How to show that $^{\omega}$ is not locally compact in the uniform topology?

On page 186 of Munkres’ Topology

Show that $[0,1]^{\omega}$ is not locally compact in the uniform topology?

Uniform topology is defined as topology induced by uniform metric $p$ which is stated as follows.

For any two points $a$, $b$ in $\mathbb{R}$, $$\bar{d}(a,b) = \text{min}\{|a-b|,1\}$$
For any two points $x$, $y$ in $[0,1]^{\omega}$ $$x = \{x_i:i<\omega\}$$ $$y=\{y_j:j<\omega\}$$ $$p(x,y) = \text{sup}\{\bar{d}(x_i,y_i):i<\omega\}$$

Is there some method to gain intuition on infinite product of topological space in various topologies? Could we visualize it as the finite product case?

Solutions Collecting From Web of "How to show that $^{\omega}$ is not locally compact in the uniform topology?"

Use the equivalent definition of local compactness: if $x \in U \subset C$, $U$ open, $C$ compact, then there must be a ball $B_{\epsilon}(x)$ whose closure $\bar{B}$ is contained in $U$. Apply this to $x = 0$. Then the closure of such a ball is compact as it is a closed subset of a compact set in a metric space. But it is not: look at the set $A = \{ x_i = (0, \dots, 0, \epsilon, 0, \dots ), i \in \mathbb{N} \} \subset \bar{B}$, with the $\epsilon$ in position $i$. It has no limit point $x$ in $A$ ($x$ cannot contain a coordinate in $(0, \epsilon)$ or a small enough ball around $x$ will not contain any $y \in A$; and in the other case, it is at distance $0$ or $\epsilon$ from any point in $A$ – think about that!). So $A$ is not limit-point compact, which in metric spaces is equivalent to being compact. Contradiction. 

(1). Generalities. For any space $X:$ If $Y$ is a closed discrete subspace of $X$ then every $Z\subset Y$ is closed: $\quad Cl_Y(Z)=Z$ because $Y$ is a discrete space, so $Cl_X(Z)=Cl_X(Z)\cap Cl_X(Y)=Cl_X(Z)\cap Y=Cl_Y(Z)=Z.$

Let $Y$ be an infinite closed discrete subspace of $X.$ Let $[Y]^{<\omega}$ be the set of finite subsets of $Y.$ (This is a standard notation in set-theory.) For each $W\in [Y]^{<\omega}$ the set $(X$ \ $Y)\cup W$ is open (…because its complement $Z=Y$ \ $W$ is closed). Now $\{(X$ \ $Y)\cup W: W\in [Y]^{<\omega}\}$ is an open cover of $X$ with no finite sub-cover, so $X$ is not compact.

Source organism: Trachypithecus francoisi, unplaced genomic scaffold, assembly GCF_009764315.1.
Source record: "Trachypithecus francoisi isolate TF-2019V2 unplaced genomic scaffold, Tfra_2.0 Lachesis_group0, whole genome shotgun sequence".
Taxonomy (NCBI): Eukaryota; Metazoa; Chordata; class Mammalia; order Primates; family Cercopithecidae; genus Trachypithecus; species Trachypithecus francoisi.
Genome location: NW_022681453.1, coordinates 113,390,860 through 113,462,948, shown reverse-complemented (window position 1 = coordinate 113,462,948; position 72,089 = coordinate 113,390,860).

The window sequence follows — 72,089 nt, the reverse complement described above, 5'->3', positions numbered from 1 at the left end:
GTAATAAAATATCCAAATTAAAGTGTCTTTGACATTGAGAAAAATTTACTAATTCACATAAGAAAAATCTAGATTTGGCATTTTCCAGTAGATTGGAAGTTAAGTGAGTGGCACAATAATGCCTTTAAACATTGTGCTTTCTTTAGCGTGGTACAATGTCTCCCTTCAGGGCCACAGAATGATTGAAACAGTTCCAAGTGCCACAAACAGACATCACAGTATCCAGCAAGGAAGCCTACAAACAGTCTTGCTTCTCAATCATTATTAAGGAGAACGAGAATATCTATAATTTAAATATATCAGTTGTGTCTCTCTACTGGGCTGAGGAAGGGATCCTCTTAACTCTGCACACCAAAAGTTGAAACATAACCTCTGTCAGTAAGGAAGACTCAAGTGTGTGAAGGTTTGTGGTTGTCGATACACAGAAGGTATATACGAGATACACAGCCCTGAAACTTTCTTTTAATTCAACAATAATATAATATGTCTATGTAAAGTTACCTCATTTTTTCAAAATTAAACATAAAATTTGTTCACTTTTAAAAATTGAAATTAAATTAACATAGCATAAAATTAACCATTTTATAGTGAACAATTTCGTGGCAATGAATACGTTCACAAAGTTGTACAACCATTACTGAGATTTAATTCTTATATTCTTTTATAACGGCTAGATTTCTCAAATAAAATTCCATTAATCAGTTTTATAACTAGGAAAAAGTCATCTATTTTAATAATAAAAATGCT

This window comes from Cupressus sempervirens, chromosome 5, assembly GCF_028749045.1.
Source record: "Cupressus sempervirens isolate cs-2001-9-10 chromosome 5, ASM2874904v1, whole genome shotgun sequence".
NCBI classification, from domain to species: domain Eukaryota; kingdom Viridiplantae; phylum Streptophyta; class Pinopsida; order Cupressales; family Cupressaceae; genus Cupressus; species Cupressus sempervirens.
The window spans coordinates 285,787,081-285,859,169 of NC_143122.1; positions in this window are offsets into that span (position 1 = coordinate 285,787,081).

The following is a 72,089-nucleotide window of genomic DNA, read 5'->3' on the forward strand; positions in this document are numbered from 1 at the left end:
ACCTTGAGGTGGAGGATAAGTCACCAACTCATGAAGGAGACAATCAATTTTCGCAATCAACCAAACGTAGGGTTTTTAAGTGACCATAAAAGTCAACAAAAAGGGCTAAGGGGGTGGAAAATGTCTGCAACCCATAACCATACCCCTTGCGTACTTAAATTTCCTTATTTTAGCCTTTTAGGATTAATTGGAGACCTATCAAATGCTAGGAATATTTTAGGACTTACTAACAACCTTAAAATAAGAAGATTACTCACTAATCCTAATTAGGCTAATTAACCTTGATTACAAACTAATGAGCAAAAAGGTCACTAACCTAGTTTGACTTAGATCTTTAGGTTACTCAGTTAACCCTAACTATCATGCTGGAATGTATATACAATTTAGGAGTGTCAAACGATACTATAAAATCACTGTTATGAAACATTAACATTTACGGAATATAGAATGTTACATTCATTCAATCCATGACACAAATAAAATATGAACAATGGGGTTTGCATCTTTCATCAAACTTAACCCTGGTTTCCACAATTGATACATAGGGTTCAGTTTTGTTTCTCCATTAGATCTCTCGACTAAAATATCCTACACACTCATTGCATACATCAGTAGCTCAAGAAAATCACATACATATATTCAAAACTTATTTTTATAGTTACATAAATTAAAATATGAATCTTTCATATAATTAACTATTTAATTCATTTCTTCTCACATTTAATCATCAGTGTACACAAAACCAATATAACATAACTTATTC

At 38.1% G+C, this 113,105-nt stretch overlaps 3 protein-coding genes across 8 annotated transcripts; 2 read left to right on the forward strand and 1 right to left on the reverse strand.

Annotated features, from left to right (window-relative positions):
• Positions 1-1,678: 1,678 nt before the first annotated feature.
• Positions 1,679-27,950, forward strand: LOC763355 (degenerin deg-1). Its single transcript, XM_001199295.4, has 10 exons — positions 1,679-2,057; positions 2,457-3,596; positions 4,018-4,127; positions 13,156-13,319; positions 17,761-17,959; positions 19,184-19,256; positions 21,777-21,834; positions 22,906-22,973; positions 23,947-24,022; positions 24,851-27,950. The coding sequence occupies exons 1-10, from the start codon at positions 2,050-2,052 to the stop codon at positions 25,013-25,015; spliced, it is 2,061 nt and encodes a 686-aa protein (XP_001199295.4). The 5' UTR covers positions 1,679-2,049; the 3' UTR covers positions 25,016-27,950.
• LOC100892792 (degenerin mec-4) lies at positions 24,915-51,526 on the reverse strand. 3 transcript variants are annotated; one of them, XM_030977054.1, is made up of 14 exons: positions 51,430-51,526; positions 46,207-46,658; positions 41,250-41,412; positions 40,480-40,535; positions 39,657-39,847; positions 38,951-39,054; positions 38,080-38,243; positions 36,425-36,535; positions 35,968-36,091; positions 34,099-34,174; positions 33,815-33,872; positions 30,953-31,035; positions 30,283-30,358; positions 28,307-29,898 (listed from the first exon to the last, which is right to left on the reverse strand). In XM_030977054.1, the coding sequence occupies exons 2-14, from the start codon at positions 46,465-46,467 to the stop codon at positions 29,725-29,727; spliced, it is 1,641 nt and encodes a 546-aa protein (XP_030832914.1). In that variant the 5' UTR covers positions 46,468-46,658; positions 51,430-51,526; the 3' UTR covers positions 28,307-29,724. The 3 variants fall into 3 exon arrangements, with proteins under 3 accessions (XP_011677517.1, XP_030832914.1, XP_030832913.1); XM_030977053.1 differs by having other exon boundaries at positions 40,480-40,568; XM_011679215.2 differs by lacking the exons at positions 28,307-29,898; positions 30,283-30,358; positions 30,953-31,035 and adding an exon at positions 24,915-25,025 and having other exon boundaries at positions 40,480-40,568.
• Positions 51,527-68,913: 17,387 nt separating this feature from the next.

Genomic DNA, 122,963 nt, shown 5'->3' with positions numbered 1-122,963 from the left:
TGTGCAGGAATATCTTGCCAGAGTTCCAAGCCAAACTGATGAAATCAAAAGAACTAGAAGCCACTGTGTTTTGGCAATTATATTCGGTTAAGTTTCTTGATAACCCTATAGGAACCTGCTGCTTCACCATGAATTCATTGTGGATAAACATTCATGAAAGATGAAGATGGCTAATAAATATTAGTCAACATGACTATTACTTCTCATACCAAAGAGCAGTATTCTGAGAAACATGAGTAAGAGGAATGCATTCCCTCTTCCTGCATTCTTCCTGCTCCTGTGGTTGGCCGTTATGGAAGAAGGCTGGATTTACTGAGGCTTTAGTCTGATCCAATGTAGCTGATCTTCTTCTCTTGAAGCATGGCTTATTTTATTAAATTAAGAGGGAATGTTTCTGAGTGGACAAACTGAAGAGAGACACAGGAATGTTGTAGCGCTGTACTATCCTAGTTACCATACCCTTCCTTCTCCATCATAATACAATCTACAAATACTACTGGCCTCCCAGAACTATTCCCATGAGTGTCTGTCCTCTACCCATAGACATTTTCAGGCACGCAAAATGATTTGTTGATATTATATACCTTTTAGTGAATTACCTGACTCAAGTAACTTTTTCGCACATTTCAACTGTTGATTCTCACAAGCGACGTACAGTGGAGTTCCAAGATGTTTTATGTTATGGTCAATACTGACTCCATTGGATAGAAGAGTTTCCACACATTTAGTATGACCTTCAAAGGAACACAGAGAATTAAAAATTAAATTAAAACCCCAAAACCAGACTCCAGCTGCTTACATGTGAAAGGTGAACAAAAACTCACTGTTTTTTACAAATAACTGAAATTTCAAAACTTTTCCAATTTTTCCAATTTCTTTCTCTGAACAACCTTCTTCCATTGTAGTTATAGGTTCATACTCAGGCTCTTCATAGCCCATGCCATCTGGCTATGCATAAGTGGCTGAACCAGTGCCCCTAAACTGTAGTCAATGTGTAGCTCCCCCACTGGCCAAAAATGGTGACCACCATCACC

(2). Specifics. Let $x=(x_j)_{j\in \omega}\in N\subset [0,1]^{\omega}$ where $N$ is a nbhd of $x. $ Take $r\in (0,1)$ such that the open ball $B_p(x,r)\subset N.$ For $n\in \omega$ let $y(n)=(y_{n,j})_{j\in \omega}$ where $y_{n,j}=x_j$ when $n\ne j$, and $y_{n,n}\in [0,1]$ such that $|y_{n,n}-x_n|=r/2.$

Then $Y=\{y(n): n\in \omega\}\subset N.$ And $Y$ is an infinite closed discrete subspace of $[0,1]^{\omega}$ because $p(y(m),y(n))=r/2$ whenever $m\ne n.$ So $Y$ is (a fortiori) an infinite closed discrete subspace of $\overline N,$ so $\overline N$ is not compact.

(3). Remarks. A non-compact metrizable space has an infinite closed discrete sub-space. But some other spaces (e.g. $\omega_1$ with the $\epsilon$-order topology) are non-compact and have no infinite closed discrete subspaces.

The set of all bounded real sequences with the metric $p((x_n)_n,(y_n)_n)=\sup_n|x_n-y_n|$ is called $l^{\infty}.$ (“El-infinity”). It is a complete metric space. The topology generated by $p$ is called the topology of uniform convergence: Members of $l^{\infty}$ are bounded functions from $\omega$ to $\mathbb R$, and a sequence $(f_n)_n$ of members of $l^{\infty}$ converges (with respect to the metric $p$) to $f\in l^{\infty}$ iff $(f_n)_n$ converges unformly to $f$ (as a sequence of functions).